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"What is this
Evergreens are dying
Are they even trying?
What is this
All the money’s dying.”
When Willy Mason released his critically acclaimed, fully formed debut album, Where The Humans Eat, at the age of just nineteen, he was labeled the “new Bob Dylan” because of his gravelly voice and rustic, ramshackle sound, which was also influenced by the likes of Johnny Cash and Woody Guthrie. Willy Mason’s second album, 2007’s If The Ocean Gets Rough, didn’t quite live up to the high expectations set by his credible debut; while still a solid release, there was just something a little too slick and slightly bland about it.
Carry On, released in 2012, was a return to the rootsy authenticity of Where The Humans Eat and is an interesting and appealing blend of acoustic instruments, electronic/programmed percussion and drum boxes. What Is This appears to be a fairly dark and gloomy rumination on the ever-changing times, the state of the world, its moral and cultural values, the recession, the world’s financial future ("What is this / Evergreens are dying / Are they even trying? / What is this / All the money’s dying”). Pickup Truck bounces along merrily, albeit with mixed feelings, hoping for the best but fearing the worst (“She’s got a pickup truck / Sleeps in the back when she gets stuck / She’s looking for a home / A place in her heart where she can go”).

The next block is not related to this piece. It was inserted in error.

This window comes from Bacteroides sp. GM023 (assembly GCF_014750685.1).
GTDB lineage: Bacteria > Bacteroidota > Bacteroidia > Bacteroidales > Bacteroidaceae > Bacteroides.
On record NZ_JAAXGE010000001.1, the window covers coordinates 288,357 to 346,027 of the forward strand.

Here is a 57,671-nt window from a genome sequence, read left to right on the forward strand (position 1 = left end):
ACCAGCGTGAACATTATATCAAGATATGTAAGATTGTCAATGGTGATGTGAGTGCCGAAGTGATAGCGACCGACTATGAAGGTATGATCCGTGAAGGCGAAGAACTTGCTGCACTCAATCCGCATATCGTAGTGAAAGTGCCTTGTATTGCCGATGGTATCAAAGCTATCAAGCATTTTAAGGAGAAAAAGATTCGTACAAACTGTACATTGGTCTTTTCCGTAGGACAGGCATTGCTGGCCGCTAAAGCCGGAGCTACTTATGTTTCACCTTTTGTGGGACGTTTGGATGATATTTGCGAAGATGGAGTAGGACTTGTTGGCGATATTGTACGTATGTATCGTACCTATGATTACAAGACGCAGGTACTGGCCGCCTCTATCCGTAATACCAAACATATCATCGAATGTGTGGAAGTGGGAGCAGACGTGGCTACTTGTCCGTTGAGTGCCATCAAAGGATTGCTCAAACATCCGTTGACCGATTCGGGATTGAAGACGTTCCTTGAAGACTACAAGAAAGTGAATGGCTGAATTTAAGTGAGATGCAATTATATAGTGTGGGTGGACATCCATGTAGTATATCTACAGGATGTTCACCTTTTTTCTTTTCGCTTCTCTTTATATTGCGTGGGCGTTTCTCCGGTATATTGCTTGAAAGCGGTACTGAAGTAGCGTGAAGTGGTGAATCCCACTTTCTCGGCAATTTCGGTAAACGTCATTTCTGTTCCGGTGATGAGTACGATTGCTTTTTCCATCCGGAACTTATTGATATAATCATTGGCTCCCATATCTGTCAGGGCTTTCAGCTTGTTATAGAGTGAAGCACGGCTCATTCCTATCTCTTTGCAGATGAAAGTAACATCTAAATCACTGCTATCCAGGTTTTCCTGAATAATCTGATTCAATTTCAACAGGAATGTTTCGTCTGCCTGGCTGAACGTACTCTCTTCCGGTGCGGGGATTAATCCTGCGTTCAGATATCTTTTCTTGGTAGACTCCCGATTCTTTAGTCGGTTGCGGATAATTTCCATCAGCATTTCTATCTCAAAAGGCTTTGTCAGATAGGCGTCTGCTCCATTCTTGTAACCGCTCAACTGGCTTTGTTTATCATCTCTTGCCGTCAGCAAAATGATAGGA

Talk Me Down is based on a Dub-esque/Reggae-inspired, syncopated beat, I Got Gold features a Johnny Cash/Tennessee Three ”boom-chicka-boom” signature sound, and the dignified, stoic Folk ballad Shadows In The Dark insists on maintaining hope in the face of adversity (“A feather in the wind / You told me that’s what you’ve been / I can only hope the weather treats you like a friend”). Carry On confirmed anew Mason’s status as one of the truly great modern-day troubadours (alongside Ray LaMontagne, David Gray, Ryan Adams, and Jason Isbell).